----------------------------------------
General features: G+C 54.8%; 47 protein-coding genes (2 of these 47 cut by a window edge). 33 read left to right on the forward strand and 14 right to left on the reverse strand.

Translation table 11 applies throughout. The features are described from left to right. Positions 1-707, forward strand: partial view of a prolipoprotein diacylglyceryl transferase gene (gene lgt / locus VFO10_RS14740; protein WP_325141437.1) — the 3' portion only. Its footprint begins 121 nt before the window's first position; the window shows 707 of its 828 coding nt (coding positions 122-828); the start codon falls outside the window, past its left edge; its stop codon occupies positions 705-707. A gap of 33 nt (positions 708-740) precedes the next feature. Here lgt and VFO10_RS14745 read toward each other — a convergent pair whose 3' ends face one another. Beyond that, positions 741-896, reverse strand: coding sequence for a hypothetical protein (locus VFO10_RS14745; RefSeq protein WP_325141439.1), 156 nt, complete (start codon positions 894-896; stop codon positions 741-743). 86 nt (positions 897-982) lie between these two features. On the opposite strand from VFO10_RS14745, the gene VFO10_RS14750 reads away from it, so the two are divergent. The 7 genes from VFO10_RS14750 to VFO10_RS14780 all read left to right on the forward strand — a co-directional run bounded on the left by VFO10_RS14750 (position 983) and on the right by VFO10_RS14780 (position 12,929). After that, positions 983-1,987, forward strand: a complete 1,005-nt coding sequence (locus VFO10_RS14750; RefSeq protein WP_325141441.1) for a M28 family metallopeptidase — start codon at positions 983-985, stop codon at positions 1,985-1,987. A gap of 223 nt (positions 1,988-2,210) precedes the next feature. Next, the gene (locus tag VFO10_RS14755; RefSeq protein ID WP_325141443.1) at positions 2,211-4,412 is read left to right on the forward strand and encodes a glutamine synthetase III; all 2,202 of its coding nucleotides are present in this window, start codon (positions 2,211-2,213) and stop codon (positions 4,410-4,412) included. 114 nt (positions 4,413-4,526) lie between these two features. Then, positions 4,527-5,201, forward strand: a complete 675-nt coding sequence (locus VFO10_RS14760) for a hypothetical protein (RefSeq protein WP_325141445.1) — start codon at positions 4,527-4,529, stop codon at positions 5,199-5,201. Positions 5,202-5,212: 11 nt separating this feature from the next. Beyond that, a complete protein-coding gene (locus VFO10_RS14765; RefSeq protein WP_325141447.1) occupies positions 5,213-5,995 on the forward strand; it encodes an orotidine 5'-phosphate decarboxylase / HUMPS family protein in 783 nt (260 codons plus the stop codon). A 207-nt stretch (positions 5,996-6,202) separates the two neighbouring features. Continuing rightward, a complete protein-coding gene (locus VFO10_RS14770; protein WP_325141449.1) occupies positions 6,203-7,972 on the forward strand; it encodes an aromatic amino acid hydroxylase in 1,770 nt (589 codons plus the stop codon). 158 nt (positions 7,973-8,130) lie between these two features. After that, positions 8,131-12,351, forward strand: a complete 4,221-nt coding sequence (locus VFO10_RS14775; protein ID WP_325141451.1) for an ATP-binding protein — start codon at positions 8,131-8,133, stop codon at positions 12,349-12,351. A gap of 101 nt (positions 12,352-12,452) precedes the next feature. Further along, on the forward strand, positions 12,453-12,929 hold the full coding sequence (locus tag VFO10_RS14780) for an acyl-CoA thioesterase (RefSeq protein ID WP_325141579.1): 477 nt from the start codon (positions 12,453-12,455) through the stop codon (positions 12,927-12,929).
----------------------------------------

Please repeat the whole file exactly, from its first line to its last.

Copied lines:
General features: G+C 54.8%; 47 protein-coding genes (2 of these 47 cut by a window edge). 33 read left to right on the forward strand and 14 right to left on the reverse strand.

Translation table 11 applies throughout. The features are described from left to right. Positions 1-707, forward strand: partial view of a prolipoprotein diacylglyceryl transferase gene (gene lgt / locus VFO10_RS14740; protein WP_325141437.1) — the 3' portion only. Its footprint begins 121 nt before the window's first position; the window shows 707 of its 828 coding nt (coding positions 122-828); the start codon falls outside the window, past its left edge; its stop codon occupies positions 705-707. A gap of 33 nt (positions 708-740) precedes the next feature. Here lgt and VFO10_RS14745 read toward each other — a convergent pair whose 3' ends face one another. Beyond that, positions 741-896, reverse strand: coding sequence for a hypothetical protein (locus VFO10_RS14745; RefSeq protein WP_325141439.1), 156 nt, complete (start codon positions 894-896; stop codon positions 741-743). 86 nt (positions 897-982) lie between these two features. On the opposite strand from VFO10_RS14745, the gene VFO10_RS14750 reads away from it, so the two are divergent. The 7 genes from VFO10_RS14750 to VFO10_RS14780 all read left to right on the forward strand — a co-directional run bounded on the left by VFO10_RS14750 (position 983) and on the right by VFO10_RS14780 (position 12,929). After that, positions 983-1,987, forward strand: a complete 1,005-nt coding sequence (locus VFO10_RS14750; RefSeq protein WP_325141441.1) for a M28 family metallopeptidase — start codon at positions 983-985, stop codon at positions 1,985-1,987. A gap of 223 nt (positions 1,988-2,210) precedes the next feature. Next, the gene (locus tag VFO10_RS14755; RefSeq protein ID WP_325141443.1) at positions 2,211-4,412 is read left to right on the forward strand and encodes a glutamine synthetase III; all 2,202 of its coding nucleotides are present in this window, start codon (positions 2,211-2,213) and stop codon (positions 4,410-4,412) included. 114 nt (positions 4,413-4,526) lie between these two features. Then, positions 4,527-5,201, forward strand: a complete 675-nt coding sequence (locus VFO10_RS14760) for a hypothetical protein (RefSeq protein WP_325141445.1) — start codon at positions 4,527-4,529, stop codon at positions 5,199-5,201. Positions 5,202-5,212: 11 nt separating this feature from the next. Beyond that, a complete protein-coding gene (locus VFO10_RS14765; RefSeq protein WP_325141447.1) occupies positions 5,213-5,995 on the forward strand; it encodes an orotidine 5'-phosphate decarboxylase / HUMPS family protein in 783 nt (260 codons plus the stop codon). A 207-nt stretch (positions 5,996-6,202) separates the two neighbouring features. Continuing rightward, a complete protein-coding gene (locus VFO10_RS14770; protein WP_325141449.1) occupies positions 6,203-7,972 on the forward strand; it encodes an aromatic amino acid hydroxylase in 1,770 nt (589 codons plus the stop codon). 158 nt (positions 7,973-8,130) lie between these two features. After that, positions 8,131-12,351, forward strand: a complete 4,221-nt coding sequence (locus VFO10_RS14775; protein ID WP_325141451.1) for an ATP-binding protein — start codon at positions 8,131-8,133, stop codon at positions 12,349-12,351. A gap of 101 nt (positions 12,352-12,452) precedes the next feature. Further along, on the forward strand, positions 12,453-12,929 hold the full coding sequence (locus tag VFO10_RS14780) for an acyl-CoA thioesterase (RefSeq protein ID WP_325141579.1): 477 nt from the start codon (positions 12,453-12,455) through the stop codon (positions 12,927-12,929).